Determining If You Have a Good Culture

“If you get excited about hiring people that are better than you, that’s a huge thing.”

– Jason Baxter

 

You know you have a good culture when it attracts people that mesh with your culture and it repels people that don’t. So, the culture in itself creates a situation where a lot of the time wasted on trying to figure somebody out, or should we work with this vendor or this partner, it works on its own to where those people don’t even arrive at the door. If they do, it’s a quick no. I think about that more and more, even as we’re interviewing. We get a lot of people that resonate with our culture right out of the gate, and that’s why they applied, as opposed to trying to find people that will resonate with it.

We’ve talked to several people about this as we’re bringing on new people. I know you and I are conscious of, “How does it impact people—the thought of this new person coming in that has more experience?” Another powerful part of a culture that shows that you’re headed in the right direction is when those people are excited about it. You have a culture where they’re wanting somebody to come in who has a lot more experience than them. I don’t think there’s many of those around. Most people have this self-defense mechanism where they say, “I want protection in my career and my job growth and if somebody comes in ahead of me that’s more experienced, what does that mean? I’m not going to get there.” But if the culture inherently says, “The better people that come here, the further we’re going to go, and the better I’m going to be”, that’s a huge thing. For a small company to have that, it’s pretty powerful.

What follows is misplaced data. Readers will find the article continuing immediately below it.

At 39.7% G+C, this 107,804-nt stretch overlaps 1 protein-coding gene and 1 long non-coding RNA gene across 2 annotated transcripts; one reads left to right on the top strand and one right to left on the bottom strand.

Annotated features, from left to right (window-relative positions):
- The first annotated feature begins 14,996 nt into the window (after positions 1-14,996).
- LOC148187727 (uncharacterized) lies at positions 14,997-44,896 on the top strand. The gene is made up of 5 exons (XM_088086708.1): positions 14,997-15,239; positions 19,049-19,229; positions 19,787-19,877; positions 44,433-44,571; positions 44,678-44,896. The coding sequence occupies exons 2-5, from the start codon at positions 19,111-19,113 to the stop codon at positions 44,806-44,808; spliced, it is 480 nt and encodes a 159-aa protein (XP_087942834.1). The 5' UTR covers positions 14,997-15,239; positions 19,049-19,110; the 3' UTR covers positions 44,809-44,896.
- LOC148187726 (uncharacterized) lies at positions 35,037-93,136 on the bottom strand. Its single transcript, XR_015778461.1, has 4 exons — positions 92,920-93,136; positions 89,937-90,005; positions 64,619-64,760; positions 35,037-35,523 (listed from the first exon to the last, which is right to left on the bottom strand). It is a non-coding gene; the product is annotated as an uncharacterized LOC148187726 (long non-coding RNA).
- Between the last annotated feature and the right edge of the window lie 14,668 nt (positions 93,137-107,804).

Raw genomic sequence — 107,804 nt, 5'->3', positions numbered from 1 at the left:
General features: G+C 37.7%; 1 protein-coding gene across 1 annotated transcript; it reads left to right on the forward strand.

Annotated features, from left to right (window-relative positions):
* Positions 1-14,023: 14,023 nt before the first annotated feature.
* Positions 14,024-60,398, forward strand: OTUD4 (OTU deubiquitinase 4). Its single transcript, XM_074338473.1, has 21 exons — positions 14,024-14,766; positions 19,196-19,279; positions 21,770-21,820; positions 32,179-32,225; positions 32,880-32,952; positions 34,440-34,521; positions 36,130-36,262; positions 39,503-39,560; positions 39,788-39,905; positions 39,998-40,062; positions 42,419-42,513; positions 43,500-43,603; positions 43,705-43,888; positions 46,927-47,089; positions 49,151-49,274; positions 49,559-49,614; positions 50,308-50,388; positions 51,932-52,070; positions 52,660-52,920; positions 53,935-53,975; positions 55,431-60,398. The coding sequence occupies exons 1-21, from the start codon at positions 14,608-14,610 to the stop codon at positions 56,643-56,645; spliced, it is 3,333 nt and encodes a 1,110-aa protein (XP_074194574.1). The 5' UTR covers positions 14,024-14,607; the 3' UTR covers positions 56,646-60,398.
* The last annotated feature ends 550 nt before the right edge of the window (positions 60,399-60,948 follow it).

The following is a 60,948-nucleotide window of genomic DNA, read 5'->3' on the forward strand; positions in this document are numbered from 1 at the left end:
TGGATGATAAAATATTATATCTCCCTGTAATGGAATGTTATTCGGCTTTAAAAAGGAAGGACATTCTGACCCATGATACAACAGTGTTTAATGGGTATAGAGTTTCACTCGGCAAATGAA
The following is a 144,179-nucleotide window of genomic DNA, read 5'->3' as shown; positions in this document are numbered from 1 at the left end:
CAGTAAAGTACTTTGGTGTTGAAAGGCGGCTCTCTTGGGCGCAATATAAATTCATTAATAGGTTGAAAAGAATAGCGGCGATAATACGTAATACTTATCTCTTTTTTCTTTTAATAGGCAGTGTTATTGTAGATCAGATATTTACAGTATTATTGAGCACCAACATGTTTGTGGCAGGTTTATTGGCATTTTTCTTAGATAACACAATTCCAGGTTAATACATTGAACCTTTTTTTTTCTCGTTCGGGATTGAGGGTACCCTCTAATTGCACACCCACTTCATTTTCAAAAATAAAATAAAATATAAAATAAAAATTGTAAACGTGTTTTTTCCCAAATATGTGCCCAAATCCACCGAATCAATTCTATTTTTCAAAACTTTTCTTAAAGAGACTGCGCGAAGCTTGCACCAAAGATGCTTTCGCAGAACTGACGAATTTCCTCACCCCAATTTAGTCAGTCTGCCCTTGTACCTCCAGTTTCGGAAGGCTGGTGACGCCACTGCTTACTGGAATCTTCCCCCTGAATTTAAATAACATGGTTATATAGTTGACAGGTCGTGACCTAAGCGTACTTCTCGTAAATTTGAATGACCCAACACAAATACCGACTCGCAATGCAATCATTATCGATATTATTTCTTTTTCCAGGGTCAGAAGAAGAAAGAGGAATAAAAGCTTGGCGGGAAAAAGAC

It’s one thing when we hire someone and bring them in. It’s when somebody else in the company is hiring, and they’re wanting to hire someone better than them, not somebody just good enough to almost be as good as I am. That’s not going to move the needle forward.